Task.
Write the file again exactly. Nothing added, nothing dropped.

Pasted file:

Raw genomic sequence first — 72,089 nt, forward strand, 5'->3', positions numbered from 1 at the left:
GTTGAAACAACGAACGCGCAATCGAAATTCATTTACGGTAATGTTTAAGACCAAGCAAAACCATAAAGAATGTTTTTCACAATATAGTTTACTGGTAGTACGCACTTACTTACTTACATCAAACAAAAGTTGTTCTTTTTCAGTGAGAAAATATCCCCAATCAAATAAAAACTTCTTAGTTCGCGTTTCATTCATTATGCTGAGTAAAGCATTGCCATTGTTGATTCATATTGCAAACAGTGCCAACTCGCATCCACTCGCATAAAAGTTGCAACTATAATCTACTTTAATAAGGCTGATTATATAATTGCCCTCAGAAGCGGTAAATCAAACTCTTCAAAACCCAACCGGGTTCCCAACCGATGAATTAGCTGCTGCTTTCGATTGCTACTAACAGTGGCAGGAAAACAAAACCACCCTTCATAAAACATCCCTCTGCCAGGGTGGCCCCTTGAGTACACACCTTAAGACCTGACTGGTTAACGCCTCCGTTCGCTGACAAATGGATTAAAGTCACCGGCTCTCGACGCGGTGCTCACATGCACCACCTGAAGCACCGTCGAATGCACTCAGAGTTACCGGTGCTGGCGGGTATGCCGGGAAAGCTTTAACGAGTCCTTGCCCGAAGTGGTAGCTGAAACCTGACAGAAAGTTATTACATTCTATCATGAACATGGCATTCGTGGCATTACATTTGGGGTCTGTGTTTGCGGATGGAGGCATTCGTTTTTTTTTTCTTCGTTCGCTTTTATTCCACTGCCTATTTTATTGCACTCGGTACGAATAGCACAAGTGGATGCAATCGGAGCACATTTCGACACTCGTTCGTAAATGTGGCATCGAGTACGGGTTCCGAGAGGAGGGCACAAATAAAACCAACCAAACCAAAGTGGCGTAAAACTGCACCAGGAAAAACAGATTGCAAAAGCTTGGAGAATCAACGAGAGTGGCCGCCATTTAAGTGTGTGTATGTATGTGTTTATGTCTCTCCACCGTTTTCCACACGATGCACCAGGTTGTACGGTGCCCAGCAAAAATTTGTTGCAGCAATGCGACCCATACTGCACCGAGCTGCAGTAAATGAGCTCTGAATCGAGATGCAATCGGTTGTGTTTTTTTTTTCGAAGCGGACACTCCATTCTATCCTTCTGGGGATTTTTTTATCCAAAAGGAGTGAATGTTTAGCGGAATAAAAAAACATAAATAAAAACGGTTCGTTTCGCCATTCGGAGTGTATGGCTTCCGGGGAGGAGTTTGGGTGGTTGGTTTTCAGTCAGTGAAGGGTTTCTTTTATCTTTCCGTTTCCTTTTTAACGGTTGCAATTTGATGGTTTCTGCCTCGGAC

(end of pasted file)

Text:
Raw genomic sequence first — 72,089 nt, forward strand, 5'->3', positions numbered from 1 at the left:
GTTGAAACAACGAACGCGCAATCGAAATTCATTTACGGTAATGTTTAAGACCAAGCAAAACCATAAAGAATGTTTTTCACAATATAGTTTACTGGTAGTACGCACTTACTTACTTACATCAAACAAAAGTTGTTCTTTTTCAGTGAGAAAATATCCCCAATCAAATAAAAACTTCTTAGTTCGCGTTTCATTCATTATGCTGAGTAAAGCATTGCCATTGTTGATTCATATTGCAAACAGTGCCAACTCGCATCCACTCGCATAAAAGTTGCAACTATAATCTACTTTAATAAGGCTGATTATATAATTGCCCTCAGAAGCGGTAAATCAAACTCTTCAAAACCCAACCGGGTTCCCAACCGATGAATTAGCTGCTGCTTTCGATTGCTACTAACAGTGGCAGGAAAACAAAACCACCCTTCATAAAACATCCCTCTGCCAGGGTGGCCCCTTGAGTACACACCTTAAGACCTGACTGGTTAACGCCTCCGTTCGCTGACAAATGGATTAAAGTCACCGGCTCTCGACGCGGTGCTCACATGCACCACCTGAAGCACCGTCGAATGCACTCAGAGTTACCGGTGCTGGCGGGTATGCCGGGAAAGCTTTAACGAGTCCTTGCCCGAAGTGGTAGCTGAAACCTGACAGAAAGTTATTACATTCTATCATGAACATGGCATTCGTGGCATTACATTTGGGGTCTGTGTTTGCGGATGGAGGCATTCGTTTTTTTTTTCTTCGTTCGCTTTTATTCCACTGCCTATTTTATTGCACTCGGTACGAATAGCACAAGTGGATGCAATCGGAGCACATTTCGACACTCGTTCGTAAATGTGGCATCGAGTACGGGTTCCGAGAGGAGGGCACAAATAAAACCAACCAAACCAAAGTGGCGTAAAACTGCACCAGGAAAAACAGATTGCAAAAGCTTGGAGAATCAACGAGAGTGGCCGCCATTTAAGTGTGTGTATGTATGTGTTTATGTCTCTCCACCGTTTTCCACACGATGCACCAGGTTGTACGGTGCCCAGCAAAAATTTGTTGCAGCAATGCGACCCATACTGCACCGAGCTGCAGTAAATGAGCTCTGAATCGAGATGCAATCGGTTGTGTTTTTTTTTTCGAAGCGGACACTCCATTCTATCCTTCTGGGGATTTTTTTATCCAAAAGGAGTGAATGTTTAGCGGAATAAAAAAACATAAATAAAAACGGTTCGTTTCGCCATTCGGAGTGTATGGCTTCCGGGGAGGAGTTTGGGTGGTTGGTTTTCAGTCAGTGAAGGGTTTCTTTTATCTTTCCGTTTCCTTTTTAACGGTTGCAATTTGATGGTTTCTGCCTCGGAC